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Does Pakistan's National Pride Hinge on India Considering It a Threat?

December 18, 2012 ·

Pakistan's perceived need for nuclear weapons may be vastly overstated.

Pakistan's perceived need for nuclear weapons may be vastly overstated.

Michael Stimson, co-founder of the Stimson Center, has written a valuable paper  Pakistan's Nuclear Strategy and Deterrence Stability, in which he concludes:

Pakistan’s [nuclear-weapons] stockpile is likely to grow as long as key constituencies within the country view their nuclear programs as a success story, domestic critics can be easily dismissed, relations with India remain contentious, and the sense of Pakistan’s international isolation grows.

As for India …

The central purpose of Pakistan’s nuclear arsenal, as defined by those who set nuclear requirements, is to protect Pakistan from a predatory neighbor that seeks either its demise or its submissiveness. … This widely held view within military circles remains fixed, even as Pakistan has become increasingly peripheral to India’s national ambitions. To acknowledge that a “hegemonic” neighbor has more pressing interests than to punish Pakistan would only magnify a sense of Pakistan’s national decline.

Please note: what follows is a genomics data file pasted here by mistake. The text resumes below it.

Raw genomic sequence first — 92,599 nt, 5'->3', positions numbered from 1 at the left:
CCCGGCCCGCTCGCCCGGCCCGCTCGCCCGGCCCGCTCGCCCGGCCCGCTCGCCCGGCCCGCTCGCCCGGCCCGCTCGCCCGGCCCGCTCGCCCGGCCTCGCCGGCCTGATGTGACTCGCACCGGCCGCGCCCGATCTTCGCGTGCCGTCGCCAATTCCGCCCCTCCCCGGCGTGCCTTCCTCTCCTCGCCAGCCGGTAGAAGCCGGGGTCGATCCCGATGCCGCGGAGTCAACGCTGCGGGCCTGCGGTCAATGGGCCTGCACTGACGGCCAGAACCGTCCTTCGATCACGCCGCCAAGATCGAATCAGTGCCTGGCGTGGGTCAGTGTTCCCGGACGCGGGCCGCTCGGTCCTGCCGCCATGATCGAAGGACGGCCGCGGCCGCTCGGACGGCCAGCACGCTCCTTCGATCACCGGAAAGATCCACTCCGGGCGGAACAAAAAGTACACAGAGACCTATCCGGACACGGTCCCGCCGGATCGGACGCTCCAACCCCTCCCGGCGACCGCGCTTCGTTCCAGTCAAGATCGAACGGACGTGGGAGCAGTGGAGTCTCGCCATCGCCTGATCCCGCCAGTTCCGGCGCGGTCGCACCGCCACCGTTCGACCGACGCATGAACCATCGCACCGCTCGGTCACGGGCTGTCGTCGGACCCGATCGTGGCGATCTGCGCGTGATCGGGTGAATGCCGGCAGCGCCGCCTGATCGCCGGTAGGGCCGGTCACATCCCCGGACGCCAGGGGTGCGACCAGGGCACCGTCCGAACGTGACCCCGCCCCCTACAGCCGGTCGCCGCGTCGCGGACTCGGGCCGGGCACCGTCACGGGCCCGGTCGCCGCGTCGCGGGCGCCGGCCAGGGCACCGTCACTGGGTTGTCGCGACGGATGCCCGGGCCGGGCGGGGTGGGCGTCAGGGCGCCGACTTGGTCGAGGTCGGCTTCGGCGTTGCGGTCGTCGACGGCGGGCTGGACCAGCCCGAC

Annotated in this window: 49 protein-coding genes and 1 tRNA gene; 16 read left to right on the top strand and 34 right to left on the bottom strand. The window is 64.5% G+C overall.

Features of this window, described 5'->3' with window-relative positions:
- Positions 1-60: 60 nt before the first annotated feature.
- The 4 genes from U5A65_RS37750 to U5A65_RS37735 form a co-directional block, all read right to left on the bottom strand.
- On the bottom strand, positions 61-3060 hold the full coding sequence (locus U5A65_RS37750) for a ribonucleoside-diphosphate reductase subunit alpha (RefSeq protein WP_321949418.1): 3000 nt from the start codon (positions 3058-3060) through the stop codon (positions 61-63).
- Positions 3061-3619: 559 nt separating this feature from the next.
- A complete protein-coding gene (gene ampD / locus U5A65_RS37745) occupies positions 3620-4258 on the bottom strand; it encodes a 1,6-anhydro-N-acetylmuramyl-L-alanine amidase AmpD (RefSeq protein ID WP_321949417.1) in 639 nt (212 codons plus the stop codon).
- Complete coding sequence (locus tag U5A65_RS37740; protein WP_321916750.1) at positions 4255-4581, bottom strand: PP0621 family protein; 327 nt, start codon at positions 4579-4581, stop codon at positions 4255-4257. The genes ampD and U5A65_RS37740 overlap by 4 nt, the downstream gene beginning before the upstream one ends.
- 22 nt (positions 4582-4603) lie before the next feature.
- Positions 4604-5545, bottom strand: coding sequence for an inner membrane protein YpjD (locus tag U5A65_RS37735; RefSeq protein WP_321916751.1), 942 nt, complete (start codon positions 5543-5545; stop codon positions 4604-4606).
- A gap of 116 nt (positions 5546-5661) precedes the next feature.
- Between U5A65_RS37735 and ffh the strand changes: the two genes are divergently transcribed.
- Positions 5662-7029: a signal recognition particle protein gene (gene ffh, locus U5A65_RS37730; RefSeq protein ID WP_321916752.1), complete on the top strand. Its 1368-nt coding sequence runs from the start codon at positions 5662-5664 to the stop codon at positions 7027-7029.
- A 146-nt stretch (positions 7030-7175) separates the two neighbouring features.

Indeed …

Indian elites resent being compared to Pakistan because, by almost every indicator, Pakistan is receding in India’s rear-view mirror.

Let me get this straight. Pakistan maintains and expands its nuclear-weapons program out of a need to believe that it's a priority of India to invade, or at least retaliate with harsh measures, for extremist attacks, such as Mumbai, that Pakistan has failed to prevent? In other words Pakistan has locked itself into enacting this charade that's not only prohibitively expensive but threatens its own existence because the bottom might drop out of its national pride if it wasn't foremost in the minds of India as a threat?

That's a high price to pay for a case of low self-esteem.